Dolce Hotels Beefs Up
Steve Rudnitsky is a brand builder. His latest project is Dolce Hotels and Resorts, the highly regarded but not-very-well-known New Jersey-based operator of conference centers and other lodging properties. Rudnitsky joined the firm late last year as president and CEO after a stint in the same job with Wyndham Hotel Group and before that executive positions with Kraft, Nabisco and other consumer marketing companies.
“Dolce is a company with a lot of strengths,” says Rudnitsky. “We lead the meetings industry by every measurement. We pioneered the conference center concept and set standards that have been adopted worldwide. Now, our plan is to accelerate our property and room growth and our brand presence.”
Dolce’s current portfolio is about one-third meeting properties certified by the International Association of Conference Centers, one-third hotels and resorts in the U.S and Canada and the rest properties in Europe. Under the leadership of Rudnitsky and Dolce Chairman and founder Andy Dolce, the firm aims to expand in similar directions.
Last week, the company signed a deal to manage the Seaview, an historic 297-room hotel, conference center and golf resort near Atlantic City. Dolce assumes management on Friday following a 25-year tenure by Marriott.
“The property has more than 27,000 square feet of meeting space, which puts it in our sweet spot of being able to drive group business to a destination asset,” says Rudnitsky of the property, which will be renamed the Dolce Seaview Resort & Spa once improvements are made. LaSalle Hotel Properties owns the 97-year-old resort, and Troon Golf will manage its two 18-hole golf courses. “The addition of this property helps round out our already substantial portfolio in the Northeast corridor.”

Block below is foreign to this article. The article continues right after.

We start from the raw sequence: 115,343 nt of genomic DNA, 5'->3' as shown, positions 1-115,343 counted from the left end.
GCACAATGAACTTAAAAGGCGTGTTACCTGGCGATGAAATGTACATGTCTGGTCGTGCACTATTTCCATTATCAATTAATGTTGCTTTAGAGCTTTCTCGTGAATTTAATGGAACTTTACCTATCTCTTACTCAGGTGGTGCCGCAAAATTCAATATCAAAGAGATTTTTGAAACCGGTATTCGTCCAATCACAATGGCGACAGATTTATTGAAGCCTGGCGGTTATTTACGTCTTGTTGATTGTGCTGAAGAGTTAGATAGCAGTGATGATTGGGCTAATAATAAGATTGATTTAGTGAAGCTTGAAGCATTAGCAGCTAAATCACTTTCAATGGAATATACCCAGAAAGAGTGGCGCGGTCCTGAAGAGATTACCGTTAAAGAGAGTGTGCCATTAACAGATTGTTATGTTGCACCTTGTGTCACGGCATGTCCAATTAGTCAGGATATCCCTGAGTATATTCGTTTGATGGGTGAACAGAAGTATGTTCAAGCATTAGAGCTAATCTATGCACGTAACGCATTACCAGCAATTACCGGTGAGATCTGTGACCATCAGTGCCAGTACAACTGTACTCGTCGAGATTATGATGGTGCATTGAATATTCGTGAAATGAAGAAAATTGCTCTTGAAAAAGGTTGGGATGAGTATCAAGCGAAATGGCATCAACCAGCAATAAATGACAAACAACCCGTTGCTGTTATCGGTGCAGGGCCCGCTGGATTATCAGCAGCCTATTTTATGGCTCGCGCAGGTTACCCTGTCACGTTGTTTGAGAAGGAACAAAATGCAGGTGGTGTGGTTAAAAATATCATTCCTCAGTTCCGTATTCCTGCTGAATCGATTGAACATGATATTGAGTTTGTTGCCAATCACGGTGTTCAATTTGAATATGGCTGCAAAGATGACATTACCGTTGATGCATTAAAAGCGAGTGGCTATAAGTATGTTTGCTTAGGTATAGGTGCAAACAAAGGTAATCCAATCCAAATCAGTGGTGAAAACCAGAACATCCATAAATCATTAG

Expansion plans call for additional properties in Europe, particularly Italy and Germany, and near its central core of properties in the Northeast U.S. “While we’re very focused on the brand and on management, we’re also testing the notion of very selectively franchising our name but only with very sound partners,” he says. “Also, there are a number of distressed assets in the marketplace that provide significant opportunities for a brand and management company like Dolce.”
And Dolce’s primary owner, Broadreach Capital Partners, owns several of the properties through a separate fund, which Rudnitsky says is also looking for possible acquisition targets.
Rudnitsky spent the first couple months in his new job assessing the strengths and challenges for the company, as well as its competitors, to determine other strategies beyond growth. His plans span both the marketing and operational realms of the business.
“We have great opportunities to enhance our value proposition and reservations contribution, whether through the Internet, our central reservations capabilities or our group sales function, which is really our core competency,” he says. He adds that the company is more closely applying the rigorous standards of conference centers to its other properties, both here and in Europe. “We’re doing a better job of crystallizing these standards and executing them in all properties.”
Dolce has focused its marketing efforts to blunt the effects of the economic downturn on its business. Along with aggressive packaging and discounts for booking early, it recently introduced the Dolce Results-Oriented Approach to Meetings, a campaign that stresses the efficiency and value a certified conference center can provide to groups. The marketing effort also emphasizes that a number of properties are near large metropolitan areas, which enables many attendees to drive to the meetings.
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